Poverty is widespread too. According to the International Monetary Fund, Uganda is the 102nd country when ranked according to wealth, and the average annual wage is just $514 (£318). Life for many is a constant struggle; this is highlighted by tales of people willing to give their votes for a bar of soap or a kilo of sugar.

Such poverty does not cause corruption but it can, and does, provide the yeast which allows corruption to rise. The power elite grow stronger and the rich grow richer, and the poor still have nothing. Health centres lack basic drugs and personnel and the quality of primary education is woeful. Unless the standards of these services are raised, the people of Uganda will never be free to improve their lives.

World In Need is doing what it can to help. We sponsor children, enabling them to go regularly to decent schools. The education they receive gives them a chance of a brighter future and benefits the whole community as teachers, engineers, doctors and others come forth. Sponsored children have good clothes and nutritious meals, and access to health care they might otherwise not have been able to find.

We are endeavouring to help the nation heal too, by helping former child soldiers return to a normal life; a long, slow and painful progress for children who have been taught to kill without mercy. Our representative, George Amoli, has personally adopted eight former child soldiers into his own family. With love, kindness and patience, he is giving them a new future.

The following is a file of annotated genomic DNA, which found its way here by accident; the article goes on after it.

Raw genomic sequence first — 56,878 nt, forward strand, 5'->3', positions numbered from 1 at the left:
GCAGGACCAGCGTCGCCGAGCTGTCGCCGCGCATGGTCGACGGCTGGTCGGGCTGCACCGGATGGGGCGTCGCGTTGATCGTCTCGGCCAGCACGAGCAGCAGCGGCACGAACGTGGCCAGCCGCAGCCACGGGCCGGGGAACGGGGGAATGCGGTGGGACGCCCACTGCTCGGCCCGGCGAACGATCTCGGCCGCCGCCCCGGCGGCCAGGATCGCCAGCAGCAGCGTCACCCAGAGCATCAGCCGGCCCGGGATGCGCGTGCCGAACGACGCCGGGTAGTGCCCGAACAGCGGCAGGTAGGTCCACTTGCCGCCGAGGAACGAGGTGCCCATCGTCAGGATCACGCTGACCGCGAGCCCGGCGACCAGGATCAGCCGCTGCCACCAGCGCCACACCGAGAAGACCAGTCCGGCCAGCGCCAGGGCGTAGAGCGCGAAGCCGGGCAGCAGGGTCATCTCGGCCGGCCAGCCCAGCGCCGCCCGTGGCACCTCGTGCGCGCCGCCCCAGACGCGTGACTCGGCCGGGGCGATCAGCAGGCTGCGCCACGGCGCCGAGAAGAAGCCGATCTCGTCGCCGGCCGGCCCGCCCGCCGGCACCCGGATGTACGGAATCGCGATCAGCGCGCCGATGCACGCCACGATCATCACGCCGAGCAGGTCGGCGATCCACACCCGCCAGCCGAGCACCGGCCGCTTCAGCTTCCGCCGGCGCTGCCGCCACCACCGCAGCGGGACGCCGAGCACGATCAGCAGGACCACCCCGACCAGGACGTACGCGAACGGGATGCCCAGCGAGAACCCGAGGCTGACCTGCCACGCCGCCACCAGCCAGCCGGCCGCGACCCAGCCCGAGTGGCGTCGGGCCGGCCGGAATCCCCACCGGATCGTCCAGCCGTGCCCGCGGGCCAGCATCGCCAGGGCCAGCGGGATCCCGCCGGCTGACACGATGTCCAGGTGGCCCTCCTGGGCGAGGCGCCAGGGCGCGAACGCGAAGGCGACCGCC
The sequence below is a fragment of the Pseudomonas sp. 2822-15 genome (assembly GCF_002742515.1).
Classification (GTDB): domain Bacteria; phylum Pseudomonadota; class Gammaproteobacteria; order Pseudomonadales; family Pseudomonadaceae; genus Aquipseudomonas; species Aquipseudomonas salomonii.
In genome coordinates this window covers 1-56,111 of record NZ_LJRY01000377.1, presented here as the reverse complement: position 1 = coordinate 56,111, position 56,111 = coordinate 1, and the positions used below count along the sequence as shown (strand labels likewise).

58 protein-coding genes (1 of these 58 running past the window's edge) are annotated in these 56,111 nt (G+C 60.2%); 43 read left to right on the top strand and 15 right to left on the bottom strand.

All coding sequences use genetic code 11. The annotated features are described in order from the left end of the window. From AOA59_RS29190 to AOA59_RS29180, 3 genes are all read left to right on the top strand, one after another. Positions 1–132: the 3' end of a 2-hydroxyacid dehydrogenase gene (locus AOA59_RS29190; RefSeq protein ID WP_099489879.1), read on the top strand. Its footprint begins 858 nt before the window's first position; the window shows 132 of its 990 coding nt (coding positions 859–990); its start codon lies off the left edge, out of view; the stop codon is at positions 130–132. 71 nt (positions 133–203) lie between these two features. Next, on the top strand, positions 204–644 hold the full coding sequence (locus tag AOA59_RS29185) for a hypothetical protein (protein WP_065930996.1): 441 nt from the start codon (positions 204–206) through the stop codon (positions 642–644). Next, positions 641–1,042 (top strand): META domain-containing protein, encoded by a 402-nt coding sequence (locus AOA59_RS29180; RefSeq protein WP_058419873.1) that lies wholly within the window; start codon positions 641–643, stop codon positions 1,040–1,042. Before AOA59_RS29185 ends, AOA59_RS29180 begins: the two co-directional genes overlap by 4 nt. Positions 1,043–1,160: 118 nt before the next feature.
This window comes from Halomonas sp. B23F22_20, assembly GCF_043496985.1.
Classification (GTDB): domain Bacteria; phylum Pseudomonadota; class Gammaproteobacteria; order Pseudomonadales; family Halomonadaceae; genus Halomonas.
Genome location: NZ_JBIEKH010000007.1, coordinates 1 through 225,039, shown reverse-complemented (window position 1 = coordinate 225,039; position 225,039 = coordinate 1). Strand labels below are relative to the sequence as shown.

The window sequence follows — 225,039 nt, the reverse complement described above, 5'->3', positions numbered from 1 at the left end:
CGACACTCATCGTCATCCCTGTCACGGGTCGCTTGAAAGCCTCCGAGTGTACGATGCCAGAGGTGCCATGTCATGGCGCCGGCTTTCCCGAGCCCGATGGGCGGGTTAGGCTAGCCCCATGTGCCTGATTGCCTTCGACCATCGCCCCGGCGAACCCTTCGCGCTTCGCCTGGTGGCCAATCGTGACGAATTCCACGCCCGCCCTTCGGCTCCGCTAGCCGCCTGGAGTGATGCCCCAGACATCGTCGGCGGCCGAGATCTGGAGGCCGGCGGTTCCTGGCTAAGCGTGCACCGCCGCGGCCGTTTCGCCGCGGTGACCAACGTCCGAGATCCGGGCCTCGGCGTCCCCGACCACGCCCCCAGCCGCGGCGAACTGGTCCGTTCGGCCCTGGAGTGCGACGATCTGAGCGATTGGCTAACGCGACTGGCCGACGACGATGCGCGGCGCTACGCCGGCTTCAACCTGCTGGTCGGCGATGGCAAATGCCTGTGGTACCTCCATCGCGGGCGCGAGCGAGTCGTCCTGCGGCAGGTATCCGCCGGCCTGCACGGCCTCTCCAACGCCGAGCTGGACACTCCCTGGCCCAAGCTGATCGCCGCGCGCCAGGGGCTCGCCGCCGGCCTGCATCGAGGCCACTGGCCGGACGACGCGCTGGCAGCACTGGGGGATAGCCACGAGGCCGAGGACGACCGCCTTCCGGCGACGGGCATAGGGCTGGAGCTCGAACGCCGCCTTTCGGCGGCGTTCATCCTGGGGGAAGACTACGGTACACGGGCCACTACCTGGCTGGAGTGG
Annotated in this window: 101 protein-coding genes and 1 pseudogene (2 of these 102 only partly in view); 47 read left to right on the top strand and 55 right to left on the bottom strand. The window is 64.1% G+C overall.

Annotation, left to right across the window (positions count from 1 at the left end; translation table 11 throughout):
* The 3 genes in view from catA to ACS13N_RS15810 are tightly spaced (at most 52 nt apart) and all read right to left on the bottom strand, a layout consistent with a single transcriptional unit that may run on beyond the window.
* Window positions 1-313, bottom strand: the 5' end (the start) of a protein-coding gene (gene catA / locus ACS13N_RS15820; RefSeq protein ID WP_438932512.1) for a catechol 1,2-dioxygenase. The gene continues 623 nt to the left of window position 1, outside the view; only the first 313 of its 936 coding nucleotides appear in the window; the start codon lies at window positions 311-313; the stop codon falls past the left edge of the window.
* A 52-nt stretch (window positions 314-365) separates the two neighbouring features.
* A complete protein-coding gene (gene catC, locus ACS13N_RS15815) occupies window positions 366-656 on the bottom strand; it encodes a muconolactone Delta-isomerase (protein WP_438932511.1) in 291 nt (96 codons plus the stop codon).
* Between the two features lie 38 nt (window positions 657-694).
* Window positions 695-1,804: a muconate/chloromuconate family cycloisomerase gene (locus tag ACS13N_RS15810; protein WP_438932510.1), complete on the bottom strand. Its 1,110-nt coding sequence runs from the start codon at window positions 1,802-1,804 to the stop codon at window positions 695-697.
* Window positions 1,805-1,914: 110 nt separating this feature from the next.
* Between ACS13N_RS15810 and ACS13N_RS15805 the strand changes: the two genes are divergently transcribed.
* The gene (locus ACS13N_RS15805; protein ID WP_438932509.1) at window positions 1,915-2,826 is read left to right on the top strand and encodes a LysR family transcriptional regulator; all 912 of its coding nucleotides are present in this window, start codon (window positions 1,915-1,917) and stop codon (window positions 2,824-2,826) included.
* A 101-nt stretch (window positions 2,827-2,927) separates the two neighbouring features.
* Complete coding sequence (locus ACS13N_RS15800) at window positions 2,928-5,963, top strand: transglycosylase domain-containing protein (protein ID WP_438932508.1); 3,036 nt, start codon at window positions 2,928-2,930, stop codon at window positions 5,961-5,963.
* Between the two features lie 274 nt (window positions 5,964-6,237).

We believe every child makes a difference. Each child we sponsor brings a little more hope to the whole community and as such, they will become the building blocks of Uganda’s future.

Whoever wins this Friday’s election.

Wednesday, 16 February 2011

Middle East unrest

Tunisian president Zine Ben Ali was the first one to go. Following weeks of unrest over corruption and unemployment the 74 year old leader left Tunisia for Saudi Arabia, which granted him and his family asylum. He fled his country after 23 years in power.

Egypt was next in line. The whole world was glued to the news, waiting for what would happen next in the now-famous Tahrir sqaure in Cairo. Finally the 82 year old president decided to step down as the leader of his country after 29 years in power.

Today BBC reported that similar protests are taking place in Algeria, Libya, Yemen, Iran and Bahrain.

A wave of anti-government unrest is sweeping through the Middle East.

Poverty, inequality, a poor social sector and corruption are the main reason why citizens in the Middle East are going to the streets demanding changes. According to the World Bank, since the mid-1980s there has been little progress in poverty reduction in the Middle East and North Africa, although human development indicators have continued to improve (http://bit.ly/fTjA4b). 

The latest Corruption Perception Index study done by Transparency International shows that, except for a few gulf countries, corruption is on the higher end in the Middle East and North Africa (http://bit.ly/cNpOT7). But with the internet and instant communications which allows people to see what life is like elsewhere, Arabs are beginning to see freedom from corruption as a basic human right. 

World In Need works in Middle East helping with veterinary projects, gender development and education. The people we work with are mostly poor nomads and refugees.